Lithium batteries have been the king of the battery market for quite a few years now and rightfully so. Lithium-ion batteries pretty much outperform all other commercially-available batteries in key areas such as energy storage and the ability to charge and discharge many times without losing much capacity.
However, these batteries are not without their drawbacks. The cobalt and lithium used in them aren’t particularly abundant and there is a risk of fire or explosion because lithium batteries contain a flammable organic electrolyte. Scientists have even created lithium batteries with a built-in flame retardant. In an effort to resolve these issues, scientists have been conducting research to find a different element that could replace lithium. One of the frontrunners is zinc.
Zinc as a Replacement for Lithium
There is a myriad of different battery chemistries that could potentially fit the role. However, it's very difficult to bring them to their theoretical potential. Of all the possible replacements, it seems that zinc has had the most advances in testing.
Zinc is surprisingly old-school; it has been used in most standard alkaline batteries as an anode. While zinc is fairly abundant, it unfortunately doesn’t perform so well as a rechargeable battery—though it is fairly safe as it uses a water-based electrolyte compared to the flammable organic electrolytes in lithium batteries.
Zinc battery anodes are commonly created by adhering zinc particles together. If the battery goes through multiple periods of recharging, it will typically start forming a coat of zinc oxide, which is less effective at conducting and encases some of the zinc. Dendrites can form due to the difference in charge distribution and, due to this, the battery poses a risk of short circuiting as these dendrites can perforate the anode barrier.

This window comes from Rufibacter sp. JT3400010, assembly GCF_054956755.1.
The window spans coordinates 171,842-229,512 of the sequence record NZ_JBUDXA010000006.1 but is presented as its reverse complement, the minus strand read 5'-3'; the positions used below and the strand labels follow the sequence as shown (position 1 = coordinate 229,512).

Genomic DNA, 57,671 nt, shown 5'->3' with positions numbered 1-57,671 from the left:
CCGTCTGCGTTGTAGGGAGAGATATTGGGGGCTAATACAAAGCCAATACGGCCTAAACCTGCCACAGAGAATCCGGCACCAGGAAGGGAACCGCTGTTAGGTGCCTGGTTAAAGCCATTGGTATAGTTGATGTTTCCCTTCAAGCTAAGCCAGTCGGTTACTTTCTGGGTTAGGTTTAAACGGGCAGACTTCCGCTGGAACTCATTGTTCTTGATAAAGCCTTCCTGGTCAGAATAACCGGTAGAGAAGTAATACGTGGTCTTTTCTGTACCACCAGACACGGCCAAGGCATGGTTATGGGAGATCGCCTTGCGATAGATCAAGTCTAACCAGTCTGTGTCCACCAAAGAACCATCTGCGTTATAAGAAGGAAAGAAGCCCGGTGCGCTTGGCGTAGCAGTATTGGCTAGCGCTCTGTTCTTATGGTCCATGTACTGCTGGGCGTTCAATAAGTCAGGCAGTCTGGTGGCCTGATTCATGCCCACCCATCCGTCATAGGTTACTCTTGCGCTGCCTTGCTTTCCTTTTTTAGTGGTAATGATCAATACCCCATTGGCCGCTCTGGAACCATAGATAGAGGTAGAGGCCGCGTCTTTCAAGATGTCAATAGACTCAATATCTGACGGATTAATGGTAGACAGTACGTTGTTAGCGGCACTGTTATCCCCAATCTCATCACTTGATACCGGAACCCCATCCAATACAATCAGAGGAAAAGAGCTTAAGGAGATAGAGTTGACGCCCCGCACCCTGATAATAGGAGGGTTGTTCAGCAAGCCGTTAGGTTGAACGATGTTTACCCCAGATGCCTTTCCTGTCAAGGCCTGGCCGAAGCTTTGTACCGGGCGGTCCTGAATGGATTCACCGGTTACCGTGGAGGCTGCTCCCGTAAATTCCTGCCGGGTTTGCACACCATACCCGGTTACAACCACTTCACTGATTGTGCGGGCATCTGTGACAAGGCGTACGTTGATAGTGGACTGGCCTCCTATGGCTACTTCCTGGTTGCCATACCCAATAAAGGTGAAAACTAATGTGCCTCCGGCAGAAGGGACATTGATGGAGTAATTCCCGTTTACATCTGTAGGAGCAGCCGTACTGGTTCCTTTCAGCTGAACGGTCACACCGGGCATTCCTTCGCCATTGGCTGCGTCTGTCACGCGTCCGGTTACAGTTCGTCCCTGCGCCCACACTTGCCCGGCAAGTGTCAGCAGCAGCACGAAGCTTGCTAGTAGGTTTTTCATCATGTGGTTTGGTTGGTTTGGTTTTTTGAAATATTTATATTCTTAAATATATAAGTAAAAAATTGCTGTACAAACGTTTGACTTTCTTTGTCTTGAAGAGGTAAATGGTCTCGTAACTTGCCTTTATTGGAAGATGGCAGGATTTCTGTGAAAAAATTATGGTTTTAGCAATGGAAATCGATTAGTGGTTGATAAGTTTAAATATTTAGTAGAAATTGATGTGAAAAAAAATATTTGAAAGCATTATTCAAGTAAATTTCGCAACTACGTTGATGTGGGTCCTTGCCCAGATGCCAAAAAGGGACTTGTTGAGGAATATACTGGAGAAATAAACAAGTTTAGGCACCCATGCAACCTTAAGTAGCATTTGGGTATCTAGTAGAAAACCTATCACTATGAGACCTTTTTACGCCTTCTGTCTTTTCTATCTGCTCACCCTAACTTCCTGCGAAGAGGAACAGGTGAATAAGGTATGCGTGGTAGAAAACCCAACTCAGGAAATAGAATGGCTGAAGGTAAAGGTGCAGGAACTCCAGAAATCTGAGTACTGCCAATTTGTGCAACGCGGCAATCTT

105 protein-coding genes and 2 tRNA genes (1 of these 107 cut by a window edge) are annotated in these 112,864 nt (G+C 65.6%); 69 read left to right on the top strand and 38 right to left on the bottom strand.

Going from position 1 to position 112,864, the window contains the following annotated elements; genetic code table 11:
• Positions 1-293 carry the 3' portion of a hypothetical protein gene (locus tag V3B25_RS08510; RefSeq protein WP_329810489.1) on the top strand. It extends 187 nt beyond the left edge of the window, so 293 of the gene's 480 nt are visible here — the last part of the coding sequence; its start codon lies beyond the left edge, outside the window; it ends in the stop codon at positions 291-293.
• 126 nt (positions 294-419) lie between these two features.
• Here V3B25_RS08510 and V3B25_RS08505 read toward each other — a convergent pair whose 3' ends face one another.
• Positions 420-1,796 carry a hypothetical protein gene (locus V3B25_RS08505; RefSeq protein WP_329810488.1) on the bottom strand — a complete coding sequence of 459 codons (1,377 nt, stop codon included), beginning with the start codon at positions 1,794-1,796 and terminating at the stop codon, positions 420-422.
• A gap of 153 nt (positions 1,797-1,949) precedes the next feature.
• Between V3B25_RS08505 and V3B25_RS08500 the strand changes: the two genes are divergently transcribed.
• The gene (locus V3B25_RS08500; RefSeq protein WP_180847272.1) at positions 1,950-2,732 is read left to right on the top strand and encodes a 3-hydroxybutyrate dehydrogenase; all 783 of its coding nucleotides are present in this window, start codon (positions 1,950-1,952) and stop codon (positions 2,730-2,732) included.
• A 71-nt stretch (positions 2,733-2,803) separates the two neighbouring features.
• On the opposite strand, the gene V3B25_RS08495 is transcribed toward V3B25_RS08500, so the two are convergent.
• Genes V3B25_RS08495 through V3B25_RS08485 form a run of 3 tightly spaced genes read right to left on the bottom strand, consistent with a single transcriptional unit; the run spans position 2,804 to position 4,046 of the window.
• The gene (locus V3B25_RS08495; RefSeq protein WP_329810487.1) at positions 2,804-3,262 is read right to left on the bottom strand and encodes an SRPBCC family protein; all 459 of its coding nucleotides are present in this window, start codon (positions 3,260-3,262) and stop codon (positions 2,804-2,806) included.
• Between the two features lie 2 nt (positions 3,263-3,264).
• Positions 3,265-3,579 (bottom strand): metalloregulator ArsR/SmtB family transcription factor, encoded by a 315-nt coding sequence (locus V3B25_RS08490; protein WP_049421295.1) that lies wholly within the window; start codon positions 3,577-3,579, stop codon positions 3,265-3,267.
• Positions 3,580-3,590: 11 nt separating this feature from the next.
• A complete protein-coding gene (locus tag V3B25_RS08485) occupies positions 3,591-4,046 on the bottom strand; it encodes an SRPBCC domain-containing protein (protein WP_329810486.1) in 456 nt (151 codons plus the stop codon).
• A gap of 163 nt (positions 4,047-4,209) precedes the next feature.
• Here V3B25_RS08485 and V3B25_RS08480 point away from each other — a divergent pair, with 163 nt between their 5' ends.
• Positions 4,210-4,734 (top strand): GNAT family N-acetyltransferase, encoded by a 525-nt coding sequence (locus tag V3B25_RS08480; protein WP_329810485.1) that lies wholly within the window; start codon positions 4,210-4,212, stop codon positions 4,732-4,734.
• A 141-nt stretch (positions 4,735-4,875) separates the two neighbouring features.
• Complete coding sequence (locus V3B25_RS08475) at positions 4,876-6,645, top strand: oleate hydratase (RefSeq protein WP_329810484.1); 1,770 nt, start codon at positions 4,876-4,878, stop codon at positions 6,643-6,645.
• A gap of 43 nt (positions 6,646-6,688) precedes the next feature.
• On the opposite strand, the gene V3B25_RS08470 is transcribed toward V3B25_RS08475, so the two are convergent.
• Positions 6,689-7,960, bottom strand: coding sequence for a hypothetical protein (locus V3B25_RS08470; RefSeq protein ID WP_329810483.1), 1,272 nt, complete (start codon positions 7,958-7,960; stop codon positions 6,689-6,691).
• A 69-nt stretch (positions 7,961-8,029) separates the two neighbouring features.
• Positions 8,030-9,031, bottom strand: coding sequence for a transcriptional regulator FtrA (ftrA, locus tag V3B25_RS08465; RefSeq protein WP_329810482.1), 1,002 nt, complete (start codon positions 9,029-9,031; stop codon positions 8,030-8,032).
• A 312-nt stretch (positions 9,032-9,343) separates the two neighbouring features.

Zinc dendrites forming in water. Image courtesy of Corno, Stout, Yang, and Gole from Diffusion-Controlled Self-Assembly and Dendrite Formation in Silver-Seeded Anatase Titania Nanospheres
A New Zinc Battery
Now a group of researchers led by Debra Rolison from the United States Naval Research Laboratory has potentially created a safe version of a zinc battery that can suppress the formation of zinc dendrites.
The dendrite formation issue was resolved by redesigning the zinc electrode. The initial problem resulting in dendrite formation was due to the behavior of zinc during cycling. The zinc electrodes are typically made by binding together and drying zinc emulsions to create a powder, which lacks the surface area and capability to distribute charge uniformly enough to prevent dendrite formation.
The redesign came in the form of a 3-D sponge-like structure that is capable of distributing charge uniformly during charge cycles.
“Electric currents are more uniformly distributed within the sponge, making it physically difficult to form dendrites,” said Joseph Parker, a researcher from the United States Naval Research laboratory.
From left to right: now-acting Secretary of the Navy Sean J. Stackley, Debra R. Rolison, Jeffrey W. Long, Joseph F. Parker, and Delores Etter. The NRL team were presented with Dr. Delores M. Etter Awards for their work on zinc batteries this year. Image courtesy of the NRL.
How Did It Perform?
The redesigned battery was tested in combination with a nickel electrode and yielded some promising results. The researchers demonstrated the battery by charging and discharging a 12-volt version more than 50,000 times, all the while retaining its porous architecture.
On top of the remarkable charge cycle results, the researcher did some math and showed that the battery was capable of holding more charge, was lighter, and smaller than a typical lead-acid battery. Additional calculations were made showing that the battery could even potentially outperform Li-ion batteries in electric cars in terms of space and weight.
The researchers are currently focused on zinc configuration and further development as the zinc batteries are less expensive to produce than our current lithium-ion batteries containing cobalt.
Rolison and her colleagues have given an exclusive research license to a company called EnZinc, which includes research pertaining to electronic, wheeled vehicles. However, there are still licenses for other research applications and cathodes available.
Read more about the study in Science.